Topic: Bats: Insights into convergence
Bats show a fascinating array of convergences, from echolocation to flight to nectar feeding. Vampire bats can even detect infrared radiation, while others might be able to see into the ultraviolet end of the spectrum.
With more than 1,000 species, bats are the second largest order of mammals. One key factor in their success is their ability to fly, which allowed them to colonise numerous habitats and achieve an almost global distribution. Although the exact nature of their transition to an aerial existence is not yet known, the subsequent fossil record is richly informative. By the Eocene they were adept fliers and also employed echolocation. Equipped with this exceptional sensory capacity, bats could navigate in the dark and radiated into the virtually empty niche of nocturnal insect hunter. Echolocation represents a striking example of evolutionary convergence, not only within the bats, but also more widely with corresponding equivalents in several groups, notably the cetaceans and birds. In addition, bats are highly instructive with respect to many other cases of convergent evolution, from nectar feeding to infrared detection.
Bats show a number of fascinating convergences that are linked with echolocation. This sensory modality has arisen early in their evolutionary history, and they have developed two very different echolocation mechanisms. Fruit bats in the genus Rousettus click their tongue (reminiscent of some echolocating birds), whereas insectivorous species generate ultrasonic calls in their larynx. There is evidence suggesting at least two independent origins of laryngeal echolocation in the insectivorous bats (including the sequence of Prestin, a gene potentially involved in echolocation). Alternatively, it could have been present in the common ancestor of bats and secondarily been lost in the fruit bat lineage, but then re-evolved in different form in Rousettus.
Several acoustic features of the echolocation calls are also convergent. As call design is largely shaped by the environment, distantly related species with similar ecologies often employ very similar signal types. A particularly fascinating example is the so-called high-duty cycle echolocation, a highly sophisticated form of echolocation that has arisen independently in Old World horseshoe bats (Rhinolophidae) and Parnell’s moustached bat (Pteronotus parnellii) of the New World. These bats have converged upon a very similar auditory physiology, including an acoustic fovea that increases sensitivity of the cochlea to a very narrow frequency band. Calls can be emitted through the mouth and through the nose, and nasal emission has evolved from the more ancestral method of oral emission several times (perhaps in relation to large prey, as it allows for simultaneous chewing and calling). Analogous to electric fish, many bats have evolved a jamming avoidance response (JAR), where they modify the acoustic properties of their calls to avoid interference with the signals of conspecifics in close proximity.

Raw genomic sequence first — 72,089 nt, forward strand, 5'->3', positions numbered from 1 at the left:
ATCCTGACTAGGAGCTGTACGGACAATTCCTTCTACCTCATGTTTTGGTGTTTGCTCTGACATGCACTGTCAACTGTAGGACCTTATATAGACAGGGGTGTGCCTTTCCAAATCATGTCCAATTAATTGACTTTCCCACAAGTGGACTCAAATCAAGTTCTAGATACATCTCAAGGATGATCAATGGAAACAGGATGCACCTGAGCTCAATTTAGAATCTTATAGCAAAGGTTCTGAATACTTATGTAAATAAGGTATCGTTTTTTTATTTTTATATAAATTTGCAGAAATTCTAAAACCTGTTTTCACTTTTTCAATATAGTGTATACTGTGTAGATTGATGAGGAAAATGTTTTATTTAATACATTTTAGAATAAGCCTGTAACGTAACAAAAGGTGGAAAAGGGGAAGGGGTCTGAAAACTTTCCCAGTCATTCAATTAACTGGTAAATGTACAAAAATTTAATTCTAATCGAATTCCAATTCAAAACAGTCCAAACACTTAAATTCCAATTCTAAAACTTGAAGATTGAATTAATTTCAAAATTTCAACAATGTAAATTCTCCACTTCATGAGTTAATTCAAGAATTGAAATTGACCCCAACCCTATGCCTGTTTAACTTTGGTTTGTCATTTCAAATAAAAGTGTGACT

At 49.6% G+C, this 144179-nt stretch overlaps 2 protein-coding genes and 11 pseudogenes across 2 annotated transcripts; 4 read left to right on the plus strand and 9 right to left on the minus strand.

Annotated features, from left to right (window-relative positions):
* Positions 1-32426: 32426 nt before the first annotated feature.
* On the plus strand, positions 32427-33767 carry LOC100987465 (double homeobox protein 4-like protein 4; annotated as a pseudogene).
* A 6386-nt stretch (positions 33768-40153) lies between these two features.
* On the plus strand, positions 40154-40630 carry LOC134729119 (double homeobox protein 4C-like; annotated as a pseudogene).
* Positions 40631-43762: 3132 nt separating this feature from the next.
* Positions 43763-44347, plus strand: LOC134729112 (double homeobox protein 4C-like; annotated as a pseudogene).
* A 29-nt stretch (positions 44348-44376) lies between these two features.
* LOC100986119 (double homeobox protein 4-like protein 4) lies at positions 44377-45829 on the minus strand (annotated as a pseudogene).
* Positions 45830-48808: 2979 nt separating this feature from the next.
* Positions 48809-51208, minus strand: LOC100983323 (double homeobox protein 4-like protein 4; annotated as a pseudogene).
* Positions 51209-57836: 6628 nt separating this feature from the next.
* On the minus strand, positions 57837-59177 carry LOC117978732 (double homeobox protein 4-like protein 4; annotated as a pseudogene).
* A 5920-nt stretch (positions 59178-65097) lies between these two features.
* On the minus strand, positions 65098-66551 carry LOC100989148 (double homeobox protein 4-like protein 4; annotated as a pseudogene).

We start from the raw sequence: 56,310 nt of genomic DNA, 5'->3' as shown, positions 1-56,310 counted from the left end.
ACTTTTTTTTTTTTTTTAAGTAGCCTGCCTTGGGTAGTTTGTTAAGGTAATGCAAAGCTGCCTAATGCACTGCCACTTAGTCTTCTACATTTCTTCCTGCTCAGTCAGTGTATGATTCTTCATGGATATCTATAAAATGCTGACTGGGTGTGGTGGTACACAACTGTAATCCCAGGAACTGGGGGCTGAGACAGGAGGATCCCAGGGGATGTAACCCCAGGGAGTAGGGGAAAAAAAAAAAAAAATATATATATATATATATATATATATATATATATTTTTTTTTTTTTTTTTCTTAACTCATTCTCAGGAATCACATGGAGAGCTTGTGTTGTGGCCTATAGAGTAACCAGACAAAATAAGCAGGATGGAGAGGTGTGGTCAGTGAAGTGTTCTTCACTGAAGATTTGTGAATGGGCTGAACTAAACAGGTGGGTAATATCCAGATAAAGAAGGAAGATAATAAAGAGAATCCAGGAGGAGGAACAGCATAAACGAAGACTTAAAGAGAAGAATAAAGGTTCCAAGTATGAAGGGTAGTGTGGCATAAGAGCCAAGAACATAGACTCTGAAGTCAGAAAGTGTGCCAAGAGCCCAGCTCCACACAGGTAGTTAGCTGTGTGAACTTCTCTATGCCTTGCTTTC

Powered flight seems to have arisen at least four times in animals (in birds, bats, insects and the extinct pterosaurs), but probably only once within the bats. Compared with birds, there are profound differences in the anatomical structure of the wing. While the entire forelimb of birds has been modified into a feathered wing, with the bones of the digits fused together to form the carpometacarpus, bat wings consist of a skin membrane (called patagium) that covers the very long spread out digits. Interestingly, detailed studies of the airflow over the bat wing have revealed convergences with the sphinx moths.